My best advise would be to keep an open mind, be friendly and don't have expectations of any kind. If you are open to new experiences they will happen.
For things to do:
Visit a school
Go fishing & snorkeling
Do the Cross Island Trek
Try the Progressive Dinner
Relax and enjoy a sunset or two
Go for a long walk on the beach
Sit on the beach and watch the waves.
I am sure you will have an amazing vacation and I look forward to hearing about your trip! Please let us know if there is any other way we can assist!
There is a new cultural tour that has just started on Aitutaki. I was invited on their maiden tour and is was very interesting and informative. It's called the Aitutaki Punarei Culture Tour. They are currently doing it on Mon, Wed and Fri from 9 -1. Their web site is www.aitutakiculture.com and their e-mail is firstname.lastname@example.org
I highly recommend it.
And a lagoon tour is a must on Aitutaki.
Just "being" in The Cooks is a cultural experience. And, the most important thing is, as MsV said "keep an open mind, be friendly and don't have expectations of any kind. If you are open to new experiences they will happen."Edited: 2:56 pm, March 20, 2013
On Rarotonga, one of the more popular and informative cultural experiences is Highland Paradise cultural village set in Arorangi. The site is both historic and sacred. There are weekly dinner and performance shows, and including transport provided to access the steep and remote site.
Raro Tours, and Cook Islands Tours operate cultural day and half-day tours on Rarotonga.
Pa is an experienced guide and expert on ethno-botanicals, his Pa's Treks Day Tours treks into the hinterland are popular. Check the reviews for this experience and others on TA.
For an evening dinner and cultural performance the over-water show held at Te Vara Nui village, close to the Pacific Resort is awesome. Prior to dinner you can also book to visit the onsite cultural village to learn more about our customs and cultural practices.
All of the suggestions given are good ones. Id also track down Pa, the very old man who guides walking tours on Raro. He is a great source of cultural information about the land and the flora and fauna and legends etc. If you are fit enough (need a moderate level of fitness as the first 30% of the trek is a steep long climb) do the cross island walk with him. He does other walks too if that doesnt suit you. Id also look into the possibility of a special dinner (it has a name I dont recall at the moment) run around once every 6 weeks or when the numbers are there that is created by Mena from Island Living. (Island Living is a shop...you'll see it or call when you get here) The dinner starts with a tour of the gardens where they grow all the food and all you eat is made from what they grow or catch. its SOOOOOOOOOO good. Pity you arent getting a chance to go to any of the other islands, like Atiu or Mangaia as they are quite different to Aikutaki and Raro and have small populations whose culture is probably easier to see in their day to day lives. Have fun and good luck......there are great fares on the LA-Raro-La flights so more Americans NEED to come here.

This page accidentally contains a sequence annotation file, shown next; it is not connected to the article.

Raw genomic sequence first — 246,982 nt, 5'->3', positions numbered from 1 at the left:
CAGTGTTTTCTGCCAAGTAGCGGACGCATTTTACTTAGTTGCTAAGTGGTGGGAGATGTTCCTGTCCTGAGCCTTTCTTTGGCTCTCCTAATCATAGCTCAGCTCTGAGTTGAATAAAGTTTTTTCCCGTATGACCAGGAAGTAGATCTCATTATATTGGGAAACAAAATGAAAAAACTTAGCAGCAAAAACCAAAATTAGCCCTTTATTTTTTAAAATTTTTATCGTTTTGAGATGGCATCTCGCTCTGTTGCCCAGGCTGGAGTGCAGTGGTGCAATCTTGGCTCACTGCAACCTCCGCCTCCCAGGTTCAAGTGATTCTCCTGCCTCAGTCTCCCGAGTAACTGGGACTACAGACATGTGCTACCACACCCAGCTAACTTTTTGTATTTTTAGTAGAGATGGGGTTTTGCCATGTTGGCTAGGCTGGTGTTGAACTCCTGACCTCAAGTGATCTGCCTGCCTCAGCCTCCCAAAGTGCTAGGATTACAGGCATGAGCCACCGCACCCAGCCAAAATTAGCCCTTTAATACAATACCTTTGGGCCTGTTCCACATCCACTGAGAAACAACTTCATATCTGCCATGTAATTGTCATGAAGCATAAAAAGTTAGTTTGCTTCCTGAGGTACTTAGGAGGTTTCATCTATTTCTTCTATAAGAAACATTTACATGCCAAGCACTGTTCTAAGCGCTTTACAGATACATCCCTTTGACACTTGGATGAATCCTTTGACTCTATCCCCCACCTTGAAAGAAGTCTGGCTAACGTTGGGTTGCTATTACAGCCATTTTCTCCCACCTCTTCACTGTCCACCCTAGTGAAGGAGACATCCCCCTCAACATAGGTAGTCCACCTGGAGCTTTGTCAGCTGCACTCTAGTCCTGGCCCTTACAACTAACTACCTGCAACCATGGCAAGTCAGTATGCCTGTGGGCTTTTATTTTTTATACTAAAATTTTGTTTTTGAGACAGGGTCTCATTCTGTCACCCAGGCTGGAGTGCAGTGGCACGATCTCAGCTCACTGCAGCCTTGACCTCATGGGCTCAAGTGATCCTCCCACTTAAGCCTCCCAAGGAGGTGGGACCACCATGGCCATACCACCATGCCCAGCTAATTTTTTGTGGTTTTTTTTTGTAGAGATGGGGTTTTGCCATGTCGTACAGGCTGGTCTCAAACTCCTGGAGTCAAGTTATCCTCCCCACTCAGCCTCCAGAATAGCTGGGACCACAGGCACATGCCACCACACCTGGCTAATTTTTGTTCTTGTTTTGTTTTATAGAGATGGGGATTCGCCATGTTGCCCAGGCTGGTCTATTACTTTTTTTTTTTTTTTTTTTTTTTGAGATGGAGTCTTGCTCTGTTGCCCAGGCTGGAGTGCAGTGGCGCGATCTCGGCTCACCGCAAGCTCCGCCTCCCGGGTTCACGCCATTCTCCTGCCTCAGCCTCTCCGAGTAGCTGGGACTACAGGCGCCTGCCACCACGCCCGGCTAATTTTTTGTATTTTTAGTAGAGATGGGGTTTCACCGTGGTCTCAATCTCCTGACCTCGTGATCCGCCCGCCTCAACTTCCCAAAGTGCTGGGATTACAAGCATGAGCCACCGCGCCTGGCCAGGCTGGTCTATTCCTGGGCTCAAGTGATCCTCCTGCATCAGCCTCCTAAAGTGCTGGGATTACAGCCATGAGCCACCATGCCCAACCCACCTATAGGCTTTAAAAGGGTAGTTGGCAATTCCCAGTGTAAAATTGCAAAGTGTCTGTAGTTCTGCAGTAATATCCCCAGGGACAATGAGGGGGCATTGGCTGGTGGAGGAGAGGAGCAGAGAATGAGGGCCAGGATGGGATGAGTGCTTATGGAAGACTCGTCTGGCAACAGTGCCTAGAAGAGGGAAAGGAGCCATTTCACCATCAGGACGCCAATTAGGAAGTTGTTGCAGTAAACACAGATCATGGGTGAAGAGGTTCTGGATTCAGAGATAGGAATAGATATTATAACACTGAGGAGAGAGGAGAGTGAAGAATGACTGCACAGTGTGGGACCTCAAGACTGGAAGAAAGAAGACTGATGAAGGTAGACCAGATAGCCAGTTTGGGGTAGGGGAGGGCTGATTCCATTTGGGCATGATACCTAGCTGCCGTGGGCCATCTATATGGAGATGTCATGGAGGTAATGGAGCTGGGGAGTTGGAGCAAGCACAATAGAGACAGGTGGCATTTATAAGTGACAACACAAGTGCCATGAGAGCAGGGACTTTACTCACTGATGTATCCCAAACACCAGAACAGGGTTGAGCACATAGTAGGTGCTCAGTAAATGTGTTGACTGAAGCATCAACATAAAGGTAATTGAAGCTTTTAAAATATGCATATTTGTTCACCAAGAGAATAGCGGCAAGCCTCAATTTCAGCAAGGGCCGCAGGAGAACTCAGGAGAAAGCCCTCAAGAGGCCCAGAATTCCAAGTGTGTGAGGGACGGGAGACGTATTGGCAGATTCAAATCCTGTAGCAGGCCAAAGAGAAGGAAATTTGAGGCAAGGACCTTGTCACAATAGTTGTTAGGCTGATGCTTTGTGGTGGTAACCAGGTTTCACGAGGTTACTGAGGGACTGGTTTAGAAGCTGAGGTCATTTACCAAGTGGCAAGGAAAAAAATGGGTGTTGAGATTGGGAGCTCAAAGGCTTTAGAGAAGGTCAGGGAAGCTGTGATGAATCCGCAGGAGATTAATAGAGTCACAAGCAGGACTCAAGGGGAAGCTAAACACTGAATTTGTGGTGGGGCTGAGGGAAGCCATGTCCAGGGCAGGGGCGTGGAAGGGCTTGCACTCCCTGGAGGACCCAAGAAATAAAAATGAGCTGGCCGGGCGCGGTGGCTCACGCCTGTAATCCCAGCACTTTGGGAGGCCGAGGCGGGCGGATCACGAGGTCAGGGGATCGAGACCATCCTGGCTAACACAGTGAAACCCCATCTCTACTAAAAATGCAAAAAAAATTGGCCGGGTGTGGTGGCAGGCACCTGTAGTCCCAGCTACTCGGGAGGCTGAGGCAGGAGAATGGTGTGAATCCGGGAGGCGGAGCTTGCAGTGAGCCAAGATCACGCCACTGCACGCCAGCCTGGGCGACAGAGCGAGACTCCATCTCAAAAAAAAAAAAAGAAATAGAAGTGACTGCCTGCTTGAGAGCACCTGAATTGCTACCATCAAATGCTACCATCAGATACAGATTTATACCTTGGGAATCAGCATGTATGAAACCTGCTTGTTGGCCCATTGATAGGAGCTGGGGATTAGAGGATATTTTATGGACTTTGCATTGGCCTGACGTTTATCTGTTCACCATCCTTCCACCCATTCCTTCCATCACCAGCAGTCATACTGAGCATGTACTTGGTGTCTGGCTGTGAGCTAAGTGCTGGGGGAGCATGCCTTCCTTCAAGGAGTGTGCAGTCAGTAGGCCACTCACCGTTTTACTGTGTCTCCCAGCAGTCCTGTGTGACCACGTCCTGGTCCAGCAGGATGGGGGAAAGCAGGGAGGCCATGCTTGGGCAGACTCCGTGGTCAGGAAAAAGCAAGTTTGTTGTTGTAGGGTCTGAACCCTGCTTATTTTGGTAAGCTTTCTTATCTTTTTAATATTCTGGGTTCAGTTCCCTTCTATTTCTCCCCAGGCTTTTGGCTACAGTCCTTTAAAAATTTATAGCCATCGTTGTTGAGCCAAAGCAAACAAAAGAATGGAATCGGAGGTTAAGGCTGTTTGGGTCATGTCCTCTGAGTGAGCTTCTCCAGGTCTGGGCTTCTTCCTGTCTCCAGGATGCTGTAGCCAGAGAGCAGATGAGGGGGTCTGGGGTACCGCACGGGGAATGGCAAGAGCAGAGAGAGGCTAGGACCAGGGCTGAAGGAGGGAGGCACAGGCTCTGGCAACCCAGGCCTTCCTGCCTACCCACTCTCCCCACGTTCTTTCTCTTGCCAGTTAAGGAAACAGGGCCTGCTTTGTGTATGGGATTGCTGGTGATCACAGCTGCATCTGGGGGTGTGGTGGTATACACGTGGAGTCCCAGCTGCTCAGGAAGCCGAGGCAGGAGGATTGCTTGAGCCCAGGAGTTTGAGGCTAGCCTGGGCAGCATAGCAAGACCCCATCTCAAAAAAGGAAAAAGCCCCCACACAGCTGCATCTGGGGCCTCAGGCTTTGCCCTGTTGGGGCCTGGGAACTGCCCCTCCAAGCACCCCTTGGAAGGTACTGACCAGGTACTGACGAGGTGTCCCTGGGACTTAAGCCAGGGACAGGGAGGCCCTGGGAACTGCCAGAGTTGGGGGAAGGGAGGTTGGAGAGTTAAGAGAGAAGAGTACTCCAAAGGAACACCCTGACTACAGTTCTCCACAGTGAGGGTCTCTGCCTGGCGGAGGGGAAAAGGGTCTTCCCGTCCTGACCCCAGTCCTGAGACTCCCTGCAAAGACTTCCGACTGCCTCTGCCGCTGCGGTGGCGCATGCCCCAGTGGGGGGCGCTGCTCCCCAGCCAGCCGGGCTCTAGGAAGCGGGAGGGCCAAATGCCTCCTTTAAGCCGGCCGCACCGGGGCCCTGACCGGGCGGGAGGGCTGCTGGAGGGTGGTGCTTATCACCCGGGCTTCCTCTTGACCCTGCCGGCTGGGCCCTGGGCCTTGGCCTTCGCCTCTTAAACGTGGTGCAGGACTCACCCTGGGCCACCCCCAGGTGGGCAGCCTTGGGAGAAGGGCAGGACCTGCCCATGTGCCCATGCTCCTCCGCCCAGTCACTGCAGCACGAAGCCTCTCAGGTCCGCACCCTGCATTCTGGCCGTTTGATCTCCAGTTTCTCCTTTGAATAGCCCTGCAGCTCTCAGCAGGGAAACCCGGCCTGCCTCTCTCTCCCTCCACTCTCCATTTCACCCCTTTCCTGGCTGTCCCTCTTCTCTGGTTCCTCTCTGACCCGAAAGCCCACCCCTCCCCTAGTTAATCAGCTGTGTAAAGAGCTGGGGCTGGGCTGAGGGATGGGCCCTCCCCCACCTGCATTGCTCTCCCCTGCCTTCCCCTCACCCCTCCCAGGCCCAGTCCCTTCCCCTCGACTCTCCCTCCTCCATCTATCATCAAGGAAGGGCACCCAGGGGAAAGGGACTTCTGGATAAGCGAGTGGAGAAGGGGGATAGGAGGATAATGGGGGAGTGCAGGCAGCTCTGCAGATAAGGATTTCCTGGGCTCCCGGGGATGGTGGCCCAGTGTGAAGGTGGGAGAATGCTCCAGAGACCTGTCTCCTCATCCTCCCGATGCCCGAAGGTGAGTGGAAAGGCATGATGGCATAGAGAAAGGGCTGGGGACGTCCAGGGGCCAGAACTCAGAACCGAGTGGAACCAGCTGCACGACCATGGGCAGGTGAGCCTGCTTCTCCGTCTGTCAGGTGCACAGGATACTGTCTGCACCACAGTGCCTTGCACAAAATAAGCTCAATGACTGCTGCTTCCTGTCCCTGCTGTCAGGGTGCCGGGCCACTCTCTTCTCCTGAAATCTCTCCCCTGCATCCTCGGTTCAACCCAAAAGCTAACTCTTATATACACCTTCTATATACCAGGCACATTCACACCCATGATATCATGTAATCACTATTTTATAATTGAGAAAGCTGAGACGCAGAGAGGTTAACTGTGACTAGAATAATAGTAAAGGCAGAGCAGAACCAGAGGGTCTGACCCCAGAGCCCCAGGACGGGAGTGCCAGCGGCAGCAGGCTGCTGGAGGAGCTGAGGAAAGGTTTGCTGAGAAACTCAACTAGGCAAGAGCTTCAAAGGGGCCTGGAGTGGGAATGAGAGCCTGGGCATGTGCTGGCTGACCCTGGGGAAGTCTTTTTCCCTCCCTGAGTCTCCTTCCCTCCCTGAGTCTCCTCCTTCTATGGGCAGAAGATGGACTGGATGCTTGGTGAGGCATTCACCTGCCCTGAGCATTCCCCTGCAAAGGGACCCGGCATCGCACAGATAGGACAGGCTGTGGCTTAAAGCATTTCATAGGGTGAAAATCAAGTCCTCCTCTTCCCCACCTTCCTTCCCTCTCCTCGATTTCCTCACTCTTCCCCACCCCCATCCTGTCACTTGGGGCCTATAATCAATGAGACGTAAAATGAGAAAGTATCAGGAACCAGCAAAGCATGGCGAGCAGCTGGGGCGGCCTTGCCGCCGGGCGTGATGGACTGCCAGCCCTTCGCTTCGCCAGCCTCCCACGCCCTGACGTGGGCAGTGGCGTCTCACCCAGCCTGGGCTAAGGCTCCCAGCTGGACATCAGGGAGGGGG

The first responder has a good list. Just go and enjoy. The great pleasure is that Raro is what it is. It doesn't need tours and access points. Not much as changed since the '99 Times article. I don't consider the LA-Raro airfares a bargain. The % of taxes and fees is quite high, and there isn't much traffic and therefore not much service or competition. I expect maybe 150 people a week from North America disembark in Raro. Getting to an island other than Raro and Aitutaki is not a small undertaking. There are limited accomodations and air service. If you want to read something that will set you back in your chair read Air Raro's tour of the northern islands. Only 9 passengers because of the heavy fuel load, 4 hours back from Manihiki. I expect 4 hours in a Bandit is something you don't soon forget. Has anyone here done it?
Would you recommend any particular schools in Aitutaki to visit?
There are currently 4 schools on Aitutaki, one high school and 3 primary schools. Directly up the hill East from the post office in Arutanga at the top of the hill is a campus with the High School (Araura College) and one of the primary schools (Araura Primary) so you could do two with one visit. Any of the schools would be happy to have you visit.